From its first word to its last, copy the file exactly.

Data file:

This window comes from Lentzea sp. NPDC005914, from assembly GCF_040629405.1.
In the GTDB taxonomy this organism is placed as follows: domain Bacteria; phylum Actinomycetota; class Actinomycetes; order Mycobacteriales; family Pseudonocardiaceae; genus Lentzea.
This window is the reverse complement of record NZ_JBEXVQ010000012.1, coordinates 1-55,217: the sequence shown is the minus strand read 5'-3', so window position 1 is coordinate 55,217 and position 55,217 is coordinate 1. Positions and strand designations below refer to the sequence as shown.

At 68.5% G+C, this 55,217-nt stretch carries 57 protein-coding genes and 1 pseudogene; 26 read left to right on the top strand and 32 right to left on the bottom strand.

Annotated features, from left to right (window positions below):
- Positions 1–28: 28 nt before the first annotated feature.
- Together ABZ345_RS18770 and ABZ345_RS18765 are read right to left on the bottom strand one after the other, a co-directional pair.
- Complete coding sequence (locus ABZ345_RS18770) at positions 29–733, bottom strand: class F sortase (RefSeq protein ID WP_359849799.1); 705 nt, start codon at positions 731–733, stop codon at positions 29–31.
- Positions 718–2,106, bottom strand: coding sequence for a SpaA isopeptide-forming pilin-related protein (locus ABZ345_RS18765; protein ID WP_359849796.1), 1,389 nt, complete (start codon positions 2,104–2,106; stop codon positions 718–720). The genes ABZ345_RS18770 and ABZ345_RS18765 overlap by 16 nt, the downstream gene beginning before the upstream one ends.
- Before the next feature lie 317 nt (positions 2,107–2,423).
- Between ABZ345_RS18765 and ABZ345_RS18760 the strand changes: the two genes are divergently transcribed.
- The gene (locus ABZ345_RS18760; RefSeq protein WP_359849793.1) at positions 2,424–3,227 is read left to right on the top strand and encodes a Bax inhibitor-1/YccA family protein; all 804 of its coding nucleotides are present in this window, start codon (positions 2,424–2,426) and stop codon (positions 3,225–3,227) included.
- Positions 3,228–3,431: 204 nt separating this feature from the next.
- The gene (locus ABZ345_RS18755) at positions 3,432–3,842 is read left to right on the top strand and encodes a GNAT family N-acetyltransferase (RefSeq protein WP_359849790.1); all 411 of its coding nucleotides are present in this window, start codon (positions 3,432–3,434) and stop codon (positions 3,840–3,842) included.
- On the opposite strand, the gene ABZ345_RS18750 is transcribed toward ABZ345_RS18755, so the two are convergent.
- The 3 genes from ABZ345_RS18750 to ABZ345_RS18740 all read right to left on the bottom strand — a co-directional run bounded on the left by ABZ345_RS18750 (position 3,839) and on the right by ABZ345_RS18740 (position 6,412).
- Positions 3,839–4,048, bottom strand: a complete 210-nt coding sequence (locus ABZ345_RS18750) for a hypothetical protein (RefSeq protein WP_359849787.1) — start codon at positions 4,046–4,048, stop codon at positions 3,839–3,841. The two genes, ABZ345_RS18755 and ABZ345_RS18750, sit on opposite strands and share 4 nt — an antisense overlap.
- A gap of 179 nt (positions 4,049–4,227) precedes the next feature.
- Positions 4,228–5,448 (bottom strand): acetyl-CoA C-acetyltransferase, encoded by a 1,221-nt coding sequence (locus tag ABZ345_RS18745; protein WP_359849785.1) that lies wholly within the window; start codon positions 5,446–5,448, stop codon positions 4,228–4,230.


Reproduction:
This window comes from Lentzea sp. NPDC005914, from assembly GCF_040629405.1.
In the GTDB taxonomy this organism is placed as follows: domain Bacteria; phylum Actinomycetota; class Actinomycetes; order Mycobacteriales; family Pseudonocardiaceae; genus Lentzea.
This window is the reverse complement of record NZ_JBEXVQ010000012.1, coordinates 1-55,217: the sequence shown is the minus strand read 5'-3', so window position 1 is coordinate 55,217 and position 55,217 is coordinate 1. Positions and strand designations below refer to the sequence as shown.

At 68.5% G+C, this 55,217-nt stretch carries 57 protein-coding genes and 1 pseudogene; 26 read left to right on the top strand and 32 right to left on the bottom strand.

Annotated features, from left to right (window positions below):
- Positions 1–28: 28 nt before the first annotated feature.
- Together ABZ345_RS18770 and ABZ345_RS18765 are read right to left on the bottom strand one after the other, a co-directional pair.
- Complete coding sequence (locus ABZ345_RS18770) at positions 29–733, bottom strand: class F sortase (RefSeq protein ID WP_359849799.1); 705 nt, start codon at positions 731–733, stop codon at positions 29–31.
- Positions 718–2,106, bottom strand: coding sequence for a SpaA isopeptide-forming pilin-related protein (locus ABZ345_RS18765; protein ID WP_359849796.1), 1,389 nt, complete (start codon positions 2,104–2,106; stop codon positions 718–720). The genes ABZ345_RS18770 and ABZ345_RS18765 overlap by 16 nt, the downstream gene beginning before the upstream one ends.
- Before the next feature lie 317 nt (positions 2,107–2,423).
- Between ABZ345_RS18765 and ABZ345_RS18760 the strand changes: the two genes are divergently transcribed.
- The gene (locus ABZ345_RS18760; RefSeq protein WP_359849793.1) at positions 2,424–3,227 is read left to right on the top strand and encodes a Bax inhibitor-1/YccA family protein; all 804 of its coding nucleotides are present in this window, start codon (positions 2,424–2,426) and stop codon (positions 3,225–3,227) included.
- Positions 3,228–3,431: 204 nt separating this feature from the next.
- The gene (locus ABZ345_RS18755) at positions 3,432–3,842 is read left to right on the top strand and encodes a GNAT family N-acetyltransferase (RefSeq protein WP_359849790.1); all 411 of its coding nucleotides are present in this window, start codon (positions 3,432–3,434) and stop codon (positions 3,840–3,842) included.
- On the opposite strand, the gene ABZ345_RS18750 is transcribed toward ABZ345_RS18755, so the two are convergent.
- The 3 genes from ABZ345_RS18750 to ABZ345_RS18740 all read right to left on the bottom strand — a co-directional run bounded on the left by ABZ345_RS18750 (position 3,839) and on the right by ABZ345_RS18740 (position 6,412).
- Positions 3,839–4,048, bottom strand: a complete 210-nt coding sequence (locus ABZ345_RS18750) for a hypothetical protein (RefSeq protein WP_359849787.1) — start codon at positions 4,046–4,048, stop codon at positions 3,839–3,841. The two genes, ABZ345_RS18755 and ABZ345_RS18750, sit on opposite strands and share 4 nt — an antisense overlap.
- A gap of 179 nt (positions 4,049–4,227) precedes the next feature.
- Positions 4,228–5,448 (bottom strand): acetyl-CoA C-acetyltransferase, encoded by a 1,221-nt coding sequence (locus tag ABZ345_RS18745; protein WP_359849785.1) that lies wholly within the window; start codon positions 5,446–5,448, stop codon positions 4,228–4,230.